I was supposed to photograph the birth of Sarah and Oceane’s first baby back in 2015, but little Dominique had other plans. While his mamas were trying to ascertain whether Sarah was actually in established labour, Dominique suddenly arrived before they even had time to call me! So when they again booked me to photograph their second baby’s birth, I was so excited to get a second chance at being with this beautiful family on such a special day.
Oceane was still a couple of weeks from her due date when her waters broke whilst they were out for breakfast. I had plenty of notice this time as Oce still had a full day and night of work to do before they would be meeting their baby. I arrived in the evening to find one of the quietest and calmest birth spaces I’ve ever worked in. Oce is a midwife so she understood the importance of minimal light (hence no flash on my camera), quiet voices and gentle music.
Whilst Dominique slept the night away in his bedroom accompanied by Oceane’s mum, the three of us had a blissful few hours together before the midwives arrived. Watching the way these two mothers worked together through labour was like watching a stunning film play before my eyes. They moved together so effortlessly, rocking through the surges. There was occasional excited chatter about the long awaited day having finally arrived, and how they would soon be parents of two!
It was almost dawn when baby Gabrielle came swimming into her mother’s waiting hands. A perfect baby girl! It may have been the squeals of excitement in the room, but Oceane’s mum awoke and came rushing out to kiss her daughter with pride, and Sarah carried Dominique out to meet his baby sister. The porridge was soon bubbling away on the stove while the midwives finished their paperwork, and the sun rose on a new day and a new life.
When starting out in the journey that is birth, all that can really be hoped for is a healthy baby and a healthy mother, but sometimes you also get the perfect birth experience. The smile on Oceane’s face following birth was one of pure empowerment. It was the smile of a mother basking in the knowledge that her maternal strength had carried her through and given her little daughter the gentle birth they had dreamed of.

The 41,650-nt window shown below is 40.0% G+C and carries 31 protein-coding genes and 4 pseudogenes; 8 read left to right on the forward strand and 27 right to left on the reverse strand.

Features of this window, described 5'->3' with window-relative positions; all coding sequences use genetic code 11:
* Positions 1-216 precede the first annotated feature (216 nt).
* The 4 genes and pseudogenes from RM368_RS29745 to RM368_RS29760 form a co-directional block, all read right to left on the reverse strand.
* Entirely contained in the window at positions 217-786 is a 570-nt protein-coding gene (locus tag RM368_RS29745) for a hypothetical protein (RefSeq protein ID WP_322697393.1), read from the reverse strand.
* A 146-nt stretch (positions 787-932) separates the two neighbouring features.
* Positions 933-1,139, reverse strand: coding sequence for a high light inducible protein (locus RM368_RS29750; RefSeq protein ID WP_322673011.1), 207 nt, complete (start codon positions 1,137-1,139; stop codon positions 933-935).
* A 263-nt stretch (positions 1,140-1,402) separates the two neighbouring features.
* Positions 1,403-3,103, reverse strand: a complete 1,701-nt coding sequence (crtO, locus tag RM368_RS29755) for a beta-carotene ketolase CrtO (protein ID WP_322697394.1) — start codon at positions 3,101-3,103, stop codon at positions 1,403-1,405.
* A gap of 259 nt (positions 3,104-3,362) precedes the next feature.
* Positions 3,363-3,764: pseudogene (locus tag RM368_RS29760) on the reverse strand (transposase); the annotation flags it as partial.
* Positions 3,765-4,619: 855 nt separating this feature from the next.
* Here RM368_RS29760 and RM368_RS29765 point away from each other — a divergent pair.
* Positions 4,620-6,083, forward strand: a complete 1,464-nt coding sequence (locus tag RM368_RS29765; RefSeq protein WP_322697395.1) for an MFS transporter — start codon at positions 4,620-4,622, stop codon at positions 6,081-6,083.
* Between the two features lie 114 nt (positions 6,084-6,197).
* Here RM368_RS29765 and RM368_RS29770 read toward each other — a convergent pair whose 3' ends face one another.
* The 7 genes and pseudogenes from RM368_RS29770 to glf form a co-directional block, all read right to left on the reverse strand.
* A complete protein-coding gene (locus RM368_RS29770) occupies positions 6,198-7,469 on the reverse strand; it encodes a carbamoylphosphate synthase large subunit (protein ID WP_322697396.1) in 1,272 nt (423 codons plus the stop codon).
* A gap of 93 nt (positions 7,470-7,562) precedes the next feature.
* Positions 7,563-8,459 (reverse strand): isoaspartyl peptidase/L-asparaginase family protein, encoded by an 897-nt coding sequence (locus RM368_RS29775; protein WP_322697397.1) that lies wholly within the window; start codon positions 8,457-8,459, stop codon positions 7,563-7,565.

Mel’s pregnancy was relatively uneventful. Her baby was growing beautifully and Mel was fit and well. It wasn’t until the final weeks that things started to get interesting, when it was discovered that Mel’s baby wasn’t head down all ready for birth, but instead was sitting in a frank breech position (presenting bottom first). Mel was a first time mum so this situation wasn’t ideal, but as a midwife herself, she had enough knowledge to know that she could birth this baby naturally, but she would need to get her head in the game.
She attended the Breech Clinic at John Hunter Hospital where they went over everything and decided that she fitted the criteria to attempt a natural breech delivery. There was a chance this plan wouldn’t eventuate as any number of factors could have arisen, but with the unwavering support of her wonderful husband Ben, she decided to at least try for the natural birth she had envisaged all throughout her pregnancy.
As the weeks and days passed, we nervously waited for this baby to arrive. For Mel to achieve a natural birth she could not be induced and needed labour to begin spontaneously, but she remained calm and trusting of her body and baby as she passed the 41 week mark. Finally baby Zoe decided on the 10th of April, that it was the perfect day to meet her parents.
Mel spent most of her labour quietly contracting under the shower, with Ben tirelessly supporting and encouraging her, and her second support person Denise (also a midwife) ensuring she didn’t doubt her ability to birth her baby for a second. When she hit 2nd stage and baby Zoe was deep down and ready to be born, Mel moved to the bed where she could kneel and safely birth her baby without anyone needing to intervene.
It was only around 30 mins until beautiful baby Zoe arrived in a completely calm and controlled birth, with Mel gently breathing her out and no one touching the baby during delivery (which is the recommended approach for a successful vaginal breech birth).
I can’t adequately express how impressed and in awe I was at Mel’s courage and determination, nor can I thank her and Ben enough for generously sharing these rare and precious images, in the hope that they might inspire a healthier way of thinking around natural breech birth.